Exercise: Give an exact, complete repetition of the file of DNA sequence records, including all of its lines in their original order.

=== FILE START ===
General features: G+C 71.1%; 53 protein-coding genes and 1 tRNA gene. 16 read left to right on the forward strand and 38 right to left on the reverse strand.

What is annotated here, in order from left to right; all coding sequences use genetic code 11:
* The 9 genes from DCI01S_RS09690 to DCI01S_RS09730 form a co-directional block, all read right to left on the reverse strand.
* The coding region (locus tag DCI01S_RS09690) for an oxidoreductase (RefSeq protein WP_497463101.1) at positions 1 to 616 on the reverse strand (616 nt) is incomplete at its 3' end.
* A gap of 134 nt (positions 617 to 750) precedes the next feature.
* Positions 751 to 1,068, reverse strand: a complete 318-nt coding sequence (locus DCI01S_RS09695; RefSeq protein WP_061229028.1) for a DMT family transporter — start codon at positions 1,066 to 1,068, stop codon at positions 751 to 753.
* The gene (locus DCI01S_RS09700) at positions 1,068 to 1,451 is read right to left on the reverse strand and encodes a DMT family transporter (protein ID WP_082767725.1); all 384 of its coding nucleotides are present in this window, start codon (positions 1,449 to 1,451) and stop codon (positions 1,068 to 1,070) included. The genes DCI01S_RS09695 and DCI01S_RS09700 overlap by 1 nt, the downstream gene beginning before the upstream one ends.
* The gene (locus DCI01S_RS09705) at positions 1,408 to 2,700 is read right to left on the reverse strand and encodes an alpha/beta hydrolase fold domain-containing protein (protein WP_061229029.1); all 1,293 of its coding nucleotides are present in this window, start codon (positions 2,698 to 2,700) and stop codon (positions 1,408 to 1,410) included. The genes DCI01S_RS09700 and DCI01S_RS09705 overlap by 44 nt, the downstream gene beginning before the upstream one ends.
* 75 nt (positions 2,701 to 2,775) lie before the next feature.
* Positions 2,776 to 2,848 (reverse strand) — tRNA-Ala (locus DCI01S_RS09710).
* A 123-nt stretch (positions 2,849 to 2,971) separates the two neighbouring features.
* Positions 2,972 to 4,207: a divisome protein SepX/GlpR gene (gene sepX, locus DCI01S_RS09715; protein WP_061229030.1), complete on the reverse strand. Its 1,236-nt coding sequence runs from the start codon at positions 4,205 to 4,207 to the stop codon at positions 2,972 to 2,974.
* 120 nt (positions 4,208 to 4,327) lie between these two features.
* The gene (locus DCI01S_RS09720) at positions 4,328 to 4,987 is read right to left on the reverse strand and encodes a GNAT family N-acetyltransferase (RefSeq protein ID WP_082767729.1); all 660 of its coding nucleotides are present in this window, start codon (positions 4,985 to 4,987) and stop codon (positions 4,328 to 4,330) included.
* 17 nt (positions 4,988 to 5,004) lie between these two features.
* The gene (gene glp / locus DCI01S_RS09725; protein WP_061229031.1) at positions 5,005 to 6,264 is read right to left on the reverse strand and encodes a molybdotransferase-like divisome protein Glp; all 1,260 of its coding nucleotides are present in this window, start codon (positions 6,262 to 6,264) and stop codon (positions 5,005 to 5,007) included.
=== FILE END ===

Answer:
General features: G+C 71.1%; 53 protein-coding genes and 1 tRNA gene. 16 read left to right on the forward strand and 38 right to left on the reverse strand.

What is annotated here, in order from left to right; all coding sequences use genetic code 11:
* The 9 genes from DCI01S_RS09690 to DCI01S_RS09730 form a co-directional block, all read right to left on the reverse strand.
* The coding region (locus tag DCI01S_RS09690) for an oxidoreductase (RefSeq protein WP_497463101.1) at positions 1 to 616 on the reverse strand (616 nt) is incomplete at its 3' end.
* A gap of 134 nt (positions 617 to 750) precedes the next feature.
* Positions 751 to 1,068, reverse strand: a complete 318-nt coding sequence (locus DCI01S_RS09695; RefSeq protein WP_061229028.1) for a DMT family transporter — start codon at positions 1,066 to 1,068, stop codon at positions 751 to 753.
* The gene (locus DCI01S_RS09700) at positions 1,068 to 1,451 is read right to left on the reverse strand and encodes a DMT family transporter (protein ID WP_082767725.1); all 384 of its coding nucleotides are present in this window, start codon (positions 1,449 to 1,451) and stop codon (positions 1,068 to 1,070) included. The genes DCI01S_RS09695 and DCI01S_RS09700 overlap by 1 nt, the downstream gene beginning before the upstream one ends.
* The gene (locus DCI01S_RS09705) at positions 1,408 to 2,700 is read right to left on the reverse strand and encodes an alpha/beta hydrolase fold domain-containing protein (protein WP_061229029.1); all 1,293 of its coding nucleotides are present in this window, start codon (positions 2,698 to 2,700) and stop codon (positions 1,408 to 1,410) included. The genes DCI01S_RS09700 and DCI01S_RS09705 overlap by 44 nt, the downstream gene beginning before the upstream one ends.
* 75 nt (positions 2,701 to 2,775) lie before the next feature.
* Positions 2,776 to 2,848 (reverse strand) — tRNA-Ala (locus DCI01S_RS09710).
* A 123-nt stretch (positions 2,849 to 2,971) separates the two neighbouring features.
* Positions 2,972 to 4,207: a divisome protein SepX/GlpR gene (gene sepX, locus DCI01S_RS09715; protein WP_061229030.1), complete on the reverse strand. Its 1,236-nt coding sequence runs from the start codon at positions 4,205 to 4,207 to the stop codon at positions 2,972 to 2,974.
* 120 nt (positions 4,208 to 4,327) lie between these two features.
* The gene (locus DCI01S_RS09720) at positions 4,328 to 4,987 is read right to left on the reverse strand and encodes a GNAT family N-acetyltransferase (RefSeq protein ID WP_082767729.1); all 660 of its coding nucleotides are present in this window, start codon (positions 4,985 to 4,987) and stop codon (positions 4,328 to 4,330) included.
* 17 nt (positions 4,988 to 5,004) lie between these two features.
* The gene (gene glp / locus DCI01S_RS09725; protein WP_061229031.1) at positions 5,005 to 6,264 is read right to left on the reverse strand and encodes a molybdotransferase-like divisome protein Glp; all 1,260 of its coding nucleotides are present in this window, start codon (positions 6,262 to 6,264) and stop codon (positions 5,005 to 5,007) included.